Qosqo : Imperial Incan capital

Ten and a half hours on the train actually pass very quickly. We clank along at about 40-50kph, Slow right down for some dodgy looking bridges and even a 10 minutes halt to try and sell artisanal products. Some of the countryside is stunning, running through a gorge with a river below.pl

Lunch  is served early at noon and is not bad. It’s all aimed at high end tourism. The whole journey, 380kms is $210. Very few Peruvian travellers. Dire musicians and worse” typical folklore” dancer. It passes the time.

An interesting couple from Cambridge next to me share our enthusiasm for Venice and i tell them about the flat in San Polo. Keep Juergen happy. She is interviewing NGOs in the city which sounds intriguing.

Qosqo is the kechwa name for the city. It means navel of the world. Spanish got it wrong as per and their spelling is something rude. All the street signs are redone with kechwa names and Spanish as secondary. Almost everyone I came across spoke it as their first language.

Despite its reputation as the Incan capital its a pretty hardcore tourist town. Lots of hippies, young girls selling massage- not sure what the Spanish is for” happy ending”. Prices all higher than Lima.

Nonetheless it doesn’t feel threatening, just overly commercial. But then Puno felt friendly and safe and a pickpocket had 260 S (about £57) one evening. First time it has ever happened to me.

Having only one day makes it difficult to organise. Get up very early to go to the Cathedral, breakfast then a load of churches and a visit to the market. The latter was productive and I found all the bits I was after. Everywhere you look there are the signs of the Incan civilization of which this was the main hub. The stonework is astonishing. This has twelve sides and is probably a metre deep. Fashioned with only stone tools and at best bronze chisels, they are so accurate no mortar was needed.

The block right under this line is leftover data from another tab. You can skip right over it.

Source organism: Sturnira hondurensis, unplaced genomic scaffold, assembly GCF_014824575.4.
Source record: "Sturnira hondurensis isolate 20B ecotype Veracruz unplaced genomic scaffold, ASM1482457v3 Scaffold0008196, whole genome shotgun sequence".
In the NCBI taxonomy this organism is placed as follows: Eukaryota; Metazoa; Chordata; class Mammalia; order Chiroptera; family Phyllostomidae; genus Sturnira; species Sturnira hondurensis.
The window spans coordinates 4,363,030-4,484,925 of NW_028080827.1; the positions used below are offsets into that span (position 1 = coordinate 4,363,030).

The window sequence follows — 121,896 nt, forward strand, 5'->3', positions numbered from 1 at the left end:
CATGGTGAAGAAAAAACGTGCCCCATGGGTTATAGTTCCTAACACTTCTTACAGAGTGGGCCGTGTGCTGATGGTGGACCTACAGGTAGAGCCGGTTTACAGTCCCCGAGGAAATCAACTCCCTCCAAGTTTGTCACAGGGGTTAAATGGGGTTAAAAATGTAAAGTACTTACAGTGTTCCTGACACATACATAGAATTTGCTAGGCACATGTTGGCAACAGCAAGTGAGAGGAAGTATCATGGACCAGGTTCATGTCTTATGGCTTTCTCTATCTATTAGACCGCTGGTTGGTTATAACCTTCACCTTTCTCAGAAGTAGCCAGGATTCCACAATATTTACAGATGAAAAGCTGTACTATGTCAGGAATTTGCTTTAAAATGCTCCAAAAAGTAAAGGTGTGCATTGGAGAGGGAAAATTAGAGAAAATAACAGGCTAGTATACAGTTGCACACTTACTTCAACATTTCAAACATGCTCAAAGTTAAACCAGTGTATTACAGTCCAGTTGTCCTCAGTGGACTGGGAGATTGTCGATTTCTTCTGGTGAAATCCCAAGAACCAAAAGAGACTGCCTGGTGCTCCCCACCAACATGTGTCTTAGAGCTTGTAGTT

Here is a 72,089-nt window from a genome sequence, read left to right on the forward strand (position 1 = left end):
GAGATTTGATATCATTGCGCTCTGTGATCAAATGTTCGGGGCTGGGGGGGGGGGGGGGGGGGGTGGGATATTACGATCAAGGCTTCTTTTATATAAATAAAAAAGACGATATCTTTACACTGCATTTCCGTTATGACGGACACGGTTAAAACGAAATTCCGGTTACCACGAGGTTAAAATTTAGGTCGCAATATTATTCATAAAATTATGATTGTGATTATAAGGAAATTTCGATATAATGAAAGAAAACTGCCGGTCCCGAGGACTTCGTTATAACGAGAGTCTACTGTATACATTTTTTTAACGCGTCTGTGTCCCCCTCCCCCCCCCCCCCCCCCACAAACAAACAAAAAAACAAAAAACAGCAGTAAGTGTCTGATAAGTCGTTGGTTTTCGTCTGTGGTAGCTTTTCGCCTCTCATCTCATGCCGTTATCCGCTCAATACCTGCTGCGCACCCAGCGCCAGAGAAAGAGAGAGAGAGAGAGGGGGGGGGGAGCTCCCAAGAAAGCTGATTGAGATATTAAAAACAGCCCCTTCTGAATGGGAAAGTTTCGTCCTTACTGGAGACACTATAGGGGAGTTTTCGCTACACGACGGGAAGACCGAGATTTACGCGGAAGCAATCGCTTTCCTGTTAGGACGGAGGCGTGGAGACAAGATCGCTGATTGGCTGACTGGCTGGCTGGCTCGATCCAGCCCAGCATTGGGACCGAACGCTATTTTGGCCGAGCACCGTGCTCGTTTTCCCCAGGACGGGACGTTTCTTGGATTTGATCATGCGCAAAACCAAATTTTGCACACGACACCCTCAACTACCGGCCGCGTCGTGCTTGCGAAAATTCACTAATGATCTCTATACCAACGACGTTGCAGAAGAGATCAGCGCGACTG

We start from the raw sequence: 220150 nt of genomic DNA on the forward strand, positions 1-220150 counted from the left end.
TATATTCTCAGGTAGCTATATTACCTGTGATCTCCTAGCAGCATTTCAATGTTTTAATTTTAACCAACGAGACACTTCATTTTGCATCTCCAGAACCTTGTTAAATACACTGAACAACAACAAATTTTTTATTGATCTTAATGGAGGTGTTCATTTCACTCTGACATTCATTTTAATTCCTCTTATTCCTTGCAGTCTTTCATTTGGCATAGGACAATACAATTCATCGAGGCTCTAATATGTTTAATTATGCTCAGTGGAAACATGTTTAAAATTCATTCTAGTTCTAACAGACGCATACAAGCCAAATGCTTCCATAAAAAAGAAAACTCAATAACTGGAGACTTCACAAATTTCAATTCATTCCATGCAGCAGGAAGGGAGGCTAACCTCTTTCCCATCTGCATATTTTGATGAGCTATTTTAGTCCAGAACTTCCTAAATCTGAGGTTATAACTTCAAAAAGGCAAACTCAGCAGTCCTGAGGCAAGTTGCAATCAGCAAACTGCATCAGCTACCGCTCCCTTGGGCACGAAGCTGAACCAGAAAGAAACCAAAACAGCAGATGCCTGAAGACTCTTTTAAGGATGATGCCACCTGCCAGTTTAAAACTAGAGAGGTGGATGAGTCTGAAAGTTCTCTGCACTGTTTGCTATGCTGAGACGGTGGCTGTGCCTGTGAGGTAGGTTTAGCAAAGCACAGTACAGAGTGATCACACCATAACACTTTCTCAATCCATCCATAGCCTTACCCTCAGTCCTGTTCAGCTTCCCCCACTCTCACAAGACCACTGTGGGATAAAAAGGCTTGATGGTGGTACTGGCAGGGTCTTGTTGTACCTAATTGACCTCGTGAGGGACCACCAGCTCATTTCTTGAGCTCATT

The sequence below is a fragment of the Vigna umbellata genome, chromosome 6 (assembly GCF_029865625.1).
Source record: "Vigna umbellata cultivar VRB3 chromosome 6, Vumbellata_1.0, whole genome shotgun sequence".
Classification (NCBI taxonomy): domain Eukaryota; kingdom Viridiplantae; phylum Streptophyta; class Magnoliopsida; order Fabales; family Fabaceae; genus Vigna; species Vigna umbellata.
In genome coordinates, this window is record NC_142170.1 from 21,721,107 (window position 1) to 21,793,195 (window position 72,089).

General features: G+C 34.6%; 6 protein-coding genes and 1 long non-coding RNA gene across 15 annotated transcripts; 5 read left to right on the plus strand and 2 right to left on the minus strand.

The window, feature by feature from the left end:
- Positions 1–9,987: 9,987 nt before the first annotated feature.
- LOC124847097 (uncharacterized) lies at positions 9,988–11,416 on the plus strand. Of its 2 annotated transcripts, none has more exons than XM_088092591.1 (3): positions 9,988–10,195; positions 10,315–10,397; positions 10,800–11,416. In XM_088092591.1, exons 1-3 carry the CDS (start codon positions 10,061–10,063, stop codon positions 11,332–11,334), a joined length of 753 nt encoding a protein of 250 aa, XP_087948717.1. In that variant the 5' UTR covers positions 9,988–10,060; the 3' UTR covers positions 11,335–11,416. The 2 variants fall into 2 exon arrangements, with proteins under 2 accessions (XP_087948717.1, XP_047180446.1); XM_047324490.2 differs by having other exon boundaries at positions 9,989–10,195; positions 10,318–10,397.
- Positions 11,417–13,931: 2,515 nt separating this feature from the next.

The afternoon on the other hand was bad. A guided tour of five archaeological sites had me as the only English speaker in a group of thirty, which is embarrassing, you can feel all the iberophones twitching. A Frenchman and his two sons alleviate the pressure. He is an interesting character, does tall-building engineering. Says he is sure the Twin Towers explosion was a fix, given the way they fell down so quickly. Also, he is an old friend of Philippe Petit who did the wire walk between them. PP is completely crazy, he said. Who’d have thought it.

Anyway the tour is aimless and poorly informed and the final straw, when we are just about going to get back on time, is an unscheduled stop at a shop. When I tell the guide I have a meeting in Cusco at 6.30 she says it’s my fault for not telling her sooner. She eventually waves down another tourist bus that gets me to the centre by 7. God knows what time they got back.

Briefing for M/P informs me I will be picked up at 5am, so no breakfast. Dinner is grim in a scruffy cafe- the two places recommended had just closed as I got there! Decide to pack diocalm just in case. Macchu Picchu not a good place to have a stomach bug. Going to bed early is not a solution to getting up early. So, tomorrow is the pinnacle of the trip, the first thing anyone has mentioned  in relation to Peru, world-renowned, on a par with the Pyramids and the Taj Mahal.

We shall see.



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    • Reply

    I’m looking forward to reading about macchu picchu.

  • I constantly spent my half an hour to read this
    webpage’s content every day along with a mug of coffee.

    • Reply

    Pleased that your heel has cleared up enough for you to get around and go on to macchu picho. The stonework is indeed miraculous.

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